Maternal Spleen Size Throughout Normal Pregnancy
Ron Maymon, MD,* Ariel L. Zimerman, MD,* Simon Strauss, MB ChB,*
and Gabriela Gayer, MD*
Ultrasonography (US) is an accurate method with reproducible results for calculating
splenic dimensions. Standards of normal spleen sizes have been developed for the general
adult population, for children, and even for tall healthy athletes, thereby enabling US diag-
nosis of splenomegaly. Extrapolation of data from the normal population to pregnant women
might, however, be inaccurate because of the physiological changes throughout gestation. We
have recently reported a prospective study evaluating the size of the maternal spleen through-
out pregnancy and hereby review the results and their implications.
Semin Ultrasound CT MRI 28:64-66 © 2007 Elsevier Inc. All rights reserved.
omen in the puerperium are infrequently imaged.
When, however, a patient becomes febrile after deliv-
ery, particularly following a cesarean section, computed to-
mography (CT) is often performed to evaluate for a possible
source of illness (eg, ovarian vein thrombosis, pelvic abscess,
We have observed repeatedly that women undergoing CT
within days after delivery tend to have a mildly enlarged
spleen (Fig. 1). We did not ﬁnd any data in the literature
regarding enlargement of the spleen in pregnant women.
Such enlargement may indicate a wide range of pathological
processes, necessitating additional work-up to establish the
exact cause. If, however, this enlargement is merely a tran-
sient physiological process, then it should be recognized as a
normal occurrence and not warrant any further evaluation.
We decided to investigate this observation, to conﬁrm that
the enlargement represents a physiological process. In addi-
tion we aimed to establish the normal range of maternal
spleen size throughout uncomplicated pregnancy. Due to its
noninvasive nature, ultrasonography (US) was used as the
imaging modality to assess spleen size.
Enlargement During Pregnancy
We have recently published a prospective study, which, to
the best of our knowledge, is the ﬁrst study to evaluate and
establish normal spleen size variation among healthy preg-
nant women throughout their pregnancy.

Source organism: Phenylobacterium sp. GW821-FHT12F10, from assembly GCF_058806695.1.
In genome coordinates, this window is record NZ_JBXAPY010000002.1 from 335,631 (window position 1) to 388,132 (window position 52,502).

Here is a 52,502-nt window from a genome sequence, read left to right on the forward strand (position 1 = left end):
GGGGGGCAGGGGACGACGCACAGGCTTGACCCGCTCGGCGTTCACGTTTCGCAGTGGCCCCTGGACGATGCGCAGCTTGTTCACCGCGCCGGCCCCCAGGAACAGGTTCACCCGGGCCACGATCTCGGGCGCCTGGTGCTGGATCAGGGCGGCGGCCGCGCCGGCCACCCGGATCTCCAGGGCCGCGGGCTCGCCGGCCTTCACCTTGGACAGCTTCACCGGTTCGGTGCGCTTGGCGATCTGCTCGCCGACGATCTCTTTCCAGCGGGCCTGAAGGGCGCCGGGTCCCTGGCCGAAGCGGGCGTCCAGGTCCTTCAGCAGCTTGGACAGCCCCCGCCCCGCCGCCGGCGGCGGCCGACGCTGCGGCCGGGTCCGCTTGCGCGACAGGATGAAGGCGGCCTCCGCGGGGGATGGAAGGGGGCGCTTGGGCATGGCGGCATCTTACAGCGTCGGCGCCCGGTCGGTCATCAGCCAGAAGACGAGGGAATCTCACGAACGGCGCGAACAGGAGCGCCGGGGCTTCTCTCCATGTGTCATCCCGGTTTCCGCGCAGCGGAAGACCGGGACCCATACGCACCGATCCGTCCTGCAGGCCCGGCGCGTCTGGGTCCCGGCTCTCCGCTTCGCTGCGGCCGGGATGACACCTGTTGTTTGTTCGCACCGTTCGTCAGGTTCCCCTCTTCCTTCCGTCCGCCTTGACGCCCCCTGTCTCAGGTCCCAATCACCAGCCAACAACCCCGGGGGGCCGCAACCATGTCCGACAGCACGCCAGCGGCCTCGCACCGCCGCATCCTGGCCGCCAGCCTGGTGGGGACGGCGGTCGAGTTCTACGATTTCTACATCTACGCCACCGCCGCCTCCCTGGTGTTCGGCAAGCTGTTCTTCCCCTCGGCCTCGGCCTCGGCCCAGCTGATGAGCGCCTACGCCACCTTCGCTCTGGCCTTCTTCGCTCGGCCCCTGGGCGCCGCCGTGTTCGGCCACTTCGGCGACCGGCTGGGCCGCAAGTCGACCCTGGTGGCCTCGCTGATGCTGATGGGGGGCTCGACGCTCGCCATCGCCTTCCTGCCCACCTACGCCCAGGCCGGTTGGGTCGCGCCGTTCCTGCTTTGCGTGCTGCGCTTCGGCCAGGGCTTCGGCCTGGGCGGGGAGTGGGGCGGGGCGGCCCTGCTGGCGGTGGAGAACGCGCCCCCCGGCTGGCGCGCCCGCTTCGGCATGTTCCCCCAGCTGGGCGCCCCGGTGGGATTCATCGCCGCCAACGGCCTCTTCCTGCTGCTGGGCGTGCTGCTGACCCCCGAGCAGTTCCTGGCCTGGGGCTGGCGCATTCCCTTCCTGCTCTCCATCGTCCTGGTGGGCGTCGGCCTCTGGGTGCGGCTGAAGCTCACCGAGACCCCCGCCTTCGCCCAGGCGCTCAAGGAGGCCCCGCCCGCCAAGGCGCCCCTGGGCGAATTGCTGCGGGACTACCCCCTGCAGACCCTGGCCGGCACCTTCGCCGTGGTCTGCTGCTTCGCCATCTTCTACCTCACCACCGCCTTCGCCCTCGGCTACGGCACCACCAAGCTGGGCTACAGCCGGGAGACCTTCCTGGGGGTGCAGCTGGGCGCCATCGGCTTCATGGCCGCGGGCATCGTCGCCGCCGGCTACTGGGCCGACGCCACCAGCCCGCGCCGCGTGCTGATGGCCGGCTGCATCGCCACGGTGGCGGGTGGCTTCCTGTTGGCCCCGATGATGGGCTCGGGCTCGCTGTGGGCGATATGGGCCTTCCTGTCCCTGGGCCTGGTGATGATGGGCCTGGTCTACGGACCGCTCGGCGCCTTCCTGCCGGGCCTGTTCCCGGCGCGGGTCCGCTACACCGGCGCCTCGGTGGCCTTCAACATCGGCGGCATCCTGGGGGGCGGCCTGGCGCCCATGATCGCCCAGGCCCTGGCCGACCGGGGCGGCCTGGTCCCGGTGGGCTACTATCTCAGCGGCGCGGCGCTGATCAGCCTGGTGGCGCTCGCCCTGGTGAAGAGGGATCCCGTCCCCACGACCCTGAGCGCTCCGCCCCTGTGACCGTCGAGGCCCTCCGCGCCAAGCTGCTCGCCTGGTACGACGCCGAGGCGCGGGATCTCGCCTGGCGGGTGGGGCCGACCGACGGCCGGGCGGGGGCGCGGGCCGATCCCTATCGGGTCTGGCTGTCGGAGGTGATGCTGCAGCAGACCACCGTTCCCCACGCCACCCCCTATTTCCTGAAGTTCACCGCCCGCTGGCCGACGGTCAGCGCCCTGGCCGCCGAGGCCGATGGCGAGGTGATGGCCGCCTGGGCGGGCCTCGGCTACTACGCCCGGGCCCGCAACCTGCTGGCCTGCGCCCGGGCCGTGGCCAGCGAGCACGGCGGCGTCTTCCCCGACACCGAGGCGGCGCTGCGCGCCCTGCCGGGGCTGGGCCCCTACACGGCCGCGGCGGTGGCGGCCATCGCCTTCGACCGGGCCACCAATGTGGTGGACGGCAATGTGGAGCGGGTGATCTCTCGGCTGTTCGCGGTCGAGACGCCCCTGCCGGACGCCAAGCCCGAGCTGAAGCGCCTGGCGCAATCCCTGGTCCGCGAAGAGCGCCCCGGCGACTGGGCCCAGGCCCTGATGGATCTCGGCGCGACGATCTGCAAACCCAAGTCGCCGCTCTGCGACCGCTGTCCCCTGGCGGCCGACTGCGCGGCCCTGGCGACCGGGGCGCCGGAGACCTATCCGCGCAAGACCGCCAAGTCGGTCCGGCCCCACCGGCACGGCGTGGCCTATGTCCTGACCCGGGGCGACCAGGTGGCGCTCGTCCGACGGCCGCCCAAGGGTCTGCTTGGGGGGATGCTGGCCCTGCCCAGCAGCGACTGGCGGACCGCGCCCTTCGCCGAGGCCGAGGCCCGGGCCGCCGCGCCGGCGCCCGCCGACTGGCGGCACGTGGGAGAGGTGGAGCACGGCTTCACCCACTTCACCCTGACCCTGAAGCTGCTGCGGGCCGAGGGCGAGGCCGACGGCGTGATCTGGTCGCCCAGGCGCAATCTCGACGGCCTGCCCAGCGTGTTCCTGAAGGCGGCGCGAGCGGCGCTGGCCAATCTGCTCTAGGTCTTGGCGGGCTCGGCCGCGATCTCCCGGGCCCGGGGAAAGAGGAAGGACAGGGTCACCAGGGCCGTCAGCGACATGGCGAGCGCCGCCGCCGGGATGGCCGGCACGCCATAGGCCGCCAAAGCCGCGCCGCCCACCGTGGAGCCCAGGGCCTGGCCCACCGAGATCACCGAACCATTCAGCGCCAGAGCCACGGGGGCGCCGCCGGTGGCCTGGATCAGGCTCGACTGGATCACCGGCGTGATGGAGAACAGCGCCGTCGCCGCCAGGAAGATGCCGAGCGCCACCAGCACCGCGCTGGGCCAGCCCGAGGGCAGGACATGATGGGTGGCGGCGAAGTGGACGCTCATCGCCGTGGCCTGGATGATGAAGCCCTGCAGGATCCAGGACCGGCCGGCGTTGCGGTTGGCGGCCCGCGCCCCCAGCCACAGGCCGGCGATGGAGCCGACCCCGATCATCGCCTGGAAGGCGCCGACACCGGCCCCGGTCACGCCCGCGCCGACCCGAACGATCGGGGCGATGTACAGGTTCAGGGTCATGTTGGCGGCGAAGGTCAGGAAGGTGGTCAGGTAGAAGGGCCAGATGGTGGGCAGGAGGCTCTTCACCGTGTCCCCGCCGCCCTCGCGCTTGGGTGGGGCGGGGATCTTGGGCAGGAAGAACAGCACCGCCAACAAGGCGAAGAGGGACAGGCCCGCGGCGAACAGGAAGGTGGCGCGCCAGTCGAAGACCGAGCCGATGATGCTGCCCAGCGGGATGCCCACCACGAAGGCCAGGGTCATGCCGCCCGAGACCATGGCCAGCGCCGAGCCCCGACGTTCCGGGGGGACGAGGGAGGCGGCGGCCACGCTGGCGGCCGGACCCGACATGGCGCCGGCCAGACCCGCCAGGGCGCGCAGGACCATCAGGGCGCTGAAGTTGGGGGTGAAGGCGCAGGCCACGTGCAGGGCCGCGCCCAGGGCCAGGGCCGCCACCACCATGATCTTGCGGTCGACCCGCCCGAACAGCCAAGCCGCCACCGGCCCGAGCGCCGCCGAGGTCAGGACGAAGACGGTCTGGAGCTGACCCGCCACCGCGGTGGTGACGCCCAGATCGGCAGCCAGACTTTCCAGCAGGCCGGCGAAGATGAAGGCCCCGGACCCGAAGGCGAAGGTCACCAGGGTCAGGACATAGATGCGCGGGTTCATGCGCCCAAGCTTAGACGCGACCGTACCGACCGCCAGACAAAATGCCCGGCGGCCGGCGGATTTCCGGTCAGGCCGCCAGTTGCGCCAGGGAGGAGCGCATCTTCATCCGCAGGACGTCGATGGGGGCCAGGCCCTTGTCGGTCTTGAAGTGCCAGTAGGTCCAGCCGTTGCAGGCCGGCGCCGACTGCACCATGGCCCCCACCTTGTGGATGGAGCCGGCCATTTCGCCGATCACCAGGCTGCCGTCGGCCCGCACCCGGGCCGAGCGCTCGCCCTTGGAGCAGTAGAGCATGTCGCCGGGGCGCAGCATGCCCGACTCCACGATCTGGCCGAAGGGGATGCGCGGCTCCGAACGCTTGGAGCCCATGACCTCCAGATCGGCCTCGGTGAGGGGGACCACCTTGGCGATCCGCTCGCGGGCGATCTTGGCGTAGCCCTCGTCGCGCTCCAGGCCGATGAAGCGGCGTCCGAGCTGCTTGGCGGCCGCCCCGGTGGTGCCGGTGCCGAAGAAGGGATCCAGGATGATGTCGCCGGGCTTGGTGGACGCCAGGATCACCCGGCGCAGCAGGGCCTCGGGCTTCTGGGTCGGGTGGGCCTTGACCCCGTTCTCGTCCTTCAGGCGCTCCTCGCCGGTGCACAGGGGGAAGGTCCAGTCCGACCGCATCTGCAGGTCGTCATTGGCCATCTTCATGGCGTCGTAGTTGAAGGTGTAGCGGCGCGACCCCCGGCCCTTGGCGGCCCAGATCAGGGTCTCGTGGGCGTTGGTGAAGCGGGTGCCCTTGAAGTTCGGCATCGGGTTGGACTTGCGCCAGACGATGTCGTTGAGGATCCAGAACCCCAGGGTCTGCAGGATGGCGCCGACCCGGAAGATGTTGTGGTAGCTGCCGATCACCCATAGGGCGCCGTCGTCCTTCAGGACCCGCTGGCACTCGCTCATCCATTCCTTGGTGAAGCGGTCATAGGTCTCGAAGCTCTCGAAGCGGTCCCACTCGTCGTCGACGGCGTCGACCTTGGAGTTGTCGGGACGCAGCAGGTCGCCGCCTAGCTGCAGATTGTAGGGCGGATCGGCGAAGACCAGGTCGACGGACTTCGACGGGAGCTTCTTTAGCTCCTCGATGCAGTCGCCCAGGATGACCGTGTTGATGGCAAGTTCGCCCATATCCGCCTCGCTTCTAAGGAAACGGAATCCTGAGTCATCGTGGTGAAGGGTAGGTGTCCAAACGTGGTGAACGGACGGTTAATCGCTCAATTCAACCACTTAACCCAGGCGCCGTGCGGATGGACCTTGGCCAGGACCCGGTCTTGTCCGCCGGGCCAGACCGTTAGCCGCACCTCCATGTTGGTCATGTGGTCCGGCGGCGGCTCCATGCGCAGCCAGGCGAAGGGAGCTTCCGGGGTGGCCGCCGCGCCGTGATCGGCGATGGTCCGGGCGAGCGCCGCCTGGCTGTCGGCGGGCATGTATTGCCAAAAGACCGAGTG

In this report we
examined a consecutive series of 288 apparently healthy
pregnant women between 6 and 42 weeks of normal preg-
nancy. All the women were scanned routinely for the purpose
of determining fetal viability, conducting biometry, or ruling
out fetal anomalies. The gestational age was calculated from
the ﬁrst day of the last menstrual period (LMP) and later
conﬁrmed by fetal biometric measurements.
Patients with a history of splenectomy, any history of fe-
brile illness within the past 6 months, malignancy, hemato-
logic disorder, chronic fatigue syndrome, or any other med-
ical disorder were excluded from the study. In addition, cases
with uncertain gestational age, multiple gestation, and any
known fetal malformation or chromosomal abnormality were
The spleen was measured with the woman placed in the
right lateral decubitus position and scanned during sus-
pended inspiration. Splenic length was deﬁned as the maxi-
mum length of the spleen in the coronal plane. Splenic width
was obtained by measuring the maximum diameter at a point
perpendicular to the length
In addition to measurements of the spleen, the other data
collected for each participant included maternal age, and
gestational age (by LMP), as well as maternal height (cm) and
weight (kg) before pregnancy for calculation of the pregesta-
tional body mass index (BMI). Height and weight values al-
low the calculation of BMI [weight/height (m
)]. The product
of spleen length ϫ spleen width was considered to reﬂect
spleen area. Association between spleen length, width and
area, and the two variables, BMI and gestational age, was
assessed using the Pearson correlation coefﬁcient.
A signiﬁcant correlation was found between gestational
age and splenic dimensions: length, width, and area. Simi-
*Department of Obstetrics and Gynecology.
†Department of Radiology, Assaf Harofe Medical Center, Zeriﬁn, Israel (af-
ﬁliated with the Sackler Faculty of Medicine, Tel-Aviv University, Tel-
Address reprint requests to Ron Maymon, MD, Department of Obstetrics
and Gynecology, Assaf Harofe Medical Center, Zeriﬁn 70300, Israel.
0887-2171/07/$-see front matter © 2007 Elsevier Inc. All rights reserved.